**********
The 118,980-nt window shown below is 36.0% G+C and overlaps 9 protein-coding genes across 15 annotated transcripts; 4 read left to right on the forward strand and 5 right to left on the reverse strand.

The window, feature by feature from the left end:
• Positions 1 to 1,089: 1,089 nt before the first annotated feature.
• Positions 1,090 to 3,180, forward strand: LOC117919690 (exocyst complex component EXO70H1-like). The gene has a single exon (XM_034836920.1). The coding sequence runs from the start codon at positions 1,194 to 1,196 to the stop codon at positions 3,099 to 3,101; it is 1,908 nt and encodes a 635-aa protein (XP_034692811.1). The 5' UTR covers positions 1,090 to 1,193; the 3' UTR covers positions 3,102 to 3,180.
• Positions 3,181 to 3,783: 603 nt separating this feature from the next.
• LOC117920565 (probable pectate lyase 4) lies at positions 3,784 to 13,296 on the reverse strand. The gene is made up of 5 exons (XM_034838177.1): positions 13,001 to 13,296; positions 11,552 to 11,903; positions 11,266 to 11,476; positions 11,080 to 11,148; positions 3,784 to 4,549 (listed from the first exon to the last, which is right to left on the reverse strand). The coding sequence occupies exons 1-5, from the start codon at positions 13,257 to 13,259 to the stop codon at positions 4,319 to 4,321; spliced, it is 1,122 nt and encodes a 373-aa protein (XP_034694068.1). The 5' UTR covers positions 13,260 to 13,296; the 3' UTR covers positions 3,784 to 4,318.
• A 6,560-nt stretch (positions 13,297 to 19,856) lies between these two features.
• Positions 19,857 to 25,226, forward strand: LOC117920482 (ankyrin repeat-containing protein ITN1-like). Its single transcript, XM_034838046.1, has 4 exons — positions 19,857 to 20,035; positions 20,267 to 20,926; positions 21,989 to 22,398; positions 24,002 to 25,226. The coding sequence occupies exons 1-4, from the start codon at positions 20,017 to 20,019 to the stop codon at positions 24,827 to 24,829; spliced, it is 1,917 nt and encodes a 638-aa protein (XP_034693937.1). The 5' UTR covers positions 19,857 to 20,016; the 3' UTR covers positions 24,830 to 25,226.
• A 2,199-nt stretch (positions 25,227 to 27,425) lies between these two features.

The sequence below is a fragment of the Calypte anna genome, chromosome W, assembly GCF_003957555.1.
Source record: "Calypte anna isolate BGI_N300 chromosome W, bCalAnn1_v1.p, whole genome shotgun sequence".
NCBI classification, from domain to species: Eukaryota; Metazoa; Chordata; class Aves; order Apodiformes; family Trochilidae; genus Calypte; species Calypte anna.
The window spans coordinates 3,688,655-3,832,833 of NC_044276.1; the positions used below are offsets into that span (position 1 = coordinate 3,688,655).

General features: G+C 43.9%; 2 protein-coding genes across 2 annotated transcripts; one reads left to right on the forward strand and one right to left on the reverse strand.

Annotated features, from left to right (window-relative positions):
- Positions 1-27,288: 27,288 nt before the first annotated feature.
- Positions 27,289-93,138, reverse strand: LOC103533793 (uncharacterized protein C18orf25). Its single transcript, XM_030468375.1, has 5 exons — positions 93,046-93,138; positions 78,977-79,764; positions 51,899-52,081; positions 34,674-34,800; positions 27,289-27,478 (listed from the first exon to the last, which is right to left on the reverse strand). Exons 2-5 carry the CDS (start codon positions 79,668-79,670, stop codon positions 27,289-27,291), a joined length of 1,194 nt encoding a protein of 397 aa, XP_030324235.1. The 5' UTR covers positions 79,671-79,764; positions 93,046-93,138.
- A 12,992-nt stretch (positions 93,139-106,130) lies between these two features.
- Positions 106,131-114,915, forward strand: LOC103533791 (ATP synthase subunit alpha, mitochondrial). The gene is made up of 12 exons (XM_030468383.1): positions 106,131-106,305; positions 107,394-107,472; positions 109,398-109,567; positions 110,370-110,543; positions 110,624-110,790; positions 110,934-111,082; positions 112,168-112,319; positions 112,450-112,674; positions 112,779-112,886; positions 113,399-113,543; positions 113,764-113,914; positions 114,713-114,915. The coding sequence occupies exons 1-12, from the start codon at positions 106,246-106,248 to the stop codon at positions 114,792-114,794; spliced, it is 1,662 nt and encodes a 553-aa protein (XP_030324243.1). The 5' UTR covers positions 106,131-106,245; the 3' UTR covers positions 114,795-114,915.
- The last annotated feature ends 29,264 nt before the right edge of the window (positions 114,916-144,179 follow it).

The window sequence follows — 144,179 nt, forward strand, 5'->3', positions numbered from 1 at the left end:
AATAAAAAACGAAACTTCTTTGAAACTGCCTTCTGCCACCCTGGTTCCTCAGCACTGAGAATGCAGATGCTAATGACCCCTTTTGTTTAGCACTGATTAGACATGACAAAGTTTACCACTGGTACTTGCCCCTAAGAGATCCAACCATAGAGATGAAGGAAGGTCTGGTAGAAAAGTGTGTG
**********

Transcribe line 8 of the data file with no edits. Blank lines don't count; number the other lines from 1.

• Positions 19,857 to 25,226, forward strand: LOC117920482 (ankyrin repeat-containing protein ITN1-like). Its single transcript, XM_034838046.1, has 4 exons — positions 19,857 to 20,035; positions 20,267 to 20,926; positions 21,989 to 22,398; positions 24,002 to 25,226. The coding sequence occupies exons 1-4, from the start codon at positions 20,017 to 20,019 to the stop codon at positions 24,827 to 24,829; spliced, it is 1,917 nt and encodes a 638-aa protein (XP_034693937.1). The 5' UTR covers positions 19,857 to 20,016; the 3' UTR covers positions 24,830 to 25,226.